Christo Kefalas from the National Trust touched on the difficulties of truly supporting community work and providing cultural care when the collections (in this case of Maori communities) are held so far from the people who would provide cultural care. Damion Thomas, from the NMAAHC considered a Sudanese arm band and the limitation of labels in practices of meaning-giving, nuance and specificities. While all fighting styles are both localised and rooted in interconnectivity labels will often reduce objects to essentialized characteristics that do not aide deeper understanding but impede it. Working with practitioners in NMAAHC and descendants of important sports figures, helped contextualise and activate more multiple stories. 
Laura Peers and Marina de Alarcon shared an experience around smudging materials that were donated to the Museum during a Blackfoot visit. Sweetgrass is used as a way to protect and communicate with ancestors and how they struggled with the question of accessioning the object, and the decision whether to put it on display. Laura Van Broekhoven, illustrated through a Maasai ceremonial coat, given by Maasai representatives when they visited in 2018, continued with the question whether to further museo-fact objects of reconciliation like this one, or not. If the latter, like in the case of the sweetgrass, and we do not accession it, what hierarchies of object categories would that imply? And, how would that sit comfortably with other collections, many of which we don’t know the pedigrees of or we know were taken without consent and should be considering to return therefore. Isn’t it exactly these sorts of objects such as the cloak and the sweetgrass—given consciously, purposefully, as self-representational items—that we should be acquisitioning and displaying, thereby altering the assemblages and the stories told.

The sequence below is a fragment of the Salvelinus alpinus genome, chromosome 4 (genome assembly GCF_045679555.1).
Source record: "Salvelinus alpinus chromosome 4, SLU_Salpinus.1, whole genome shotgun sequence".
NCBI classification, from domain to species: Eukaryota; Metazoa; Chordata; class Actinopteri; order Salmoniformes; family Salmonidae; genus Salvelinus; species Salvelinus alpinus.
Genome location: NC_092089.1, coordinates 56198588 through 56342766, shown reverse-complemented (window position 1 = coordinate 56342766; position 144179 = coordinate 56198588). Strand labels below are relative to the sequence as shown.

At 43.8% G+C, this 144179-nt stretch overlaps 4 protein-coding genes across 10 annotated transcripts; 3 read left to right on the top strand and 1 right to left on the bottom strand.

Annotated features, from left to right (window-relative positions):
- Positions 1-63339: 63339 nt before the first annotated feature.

Rosemary Joyce touched on the erroneous contentious and problematic assumptions that often underlie labelling in museum and the hopeful possibilities of reinterpreting these archives of objects as a tool in the fight for sovereignty and land rights of indigenous peoples in particular as an illustration of a denied existence. Reflecting on a Pech object that was labelled as ‘Maya’ she called out how museums, by doing that uncritically become accomplices to the violence and injustice that Indigenous Peoples suffer, especially those, like the Pech, that are denied their very existence by the Nation States they now form part of. It is important to resist the presumed innocence of naming and ensure research leads to changes in databases and elsewhere so that these sorts of objects can be of use in the fight of Indigenous Peoples in their rights for existence: material presence of objects that are made by their ancestors, proves their existence and helps indigenous resistance and persistence.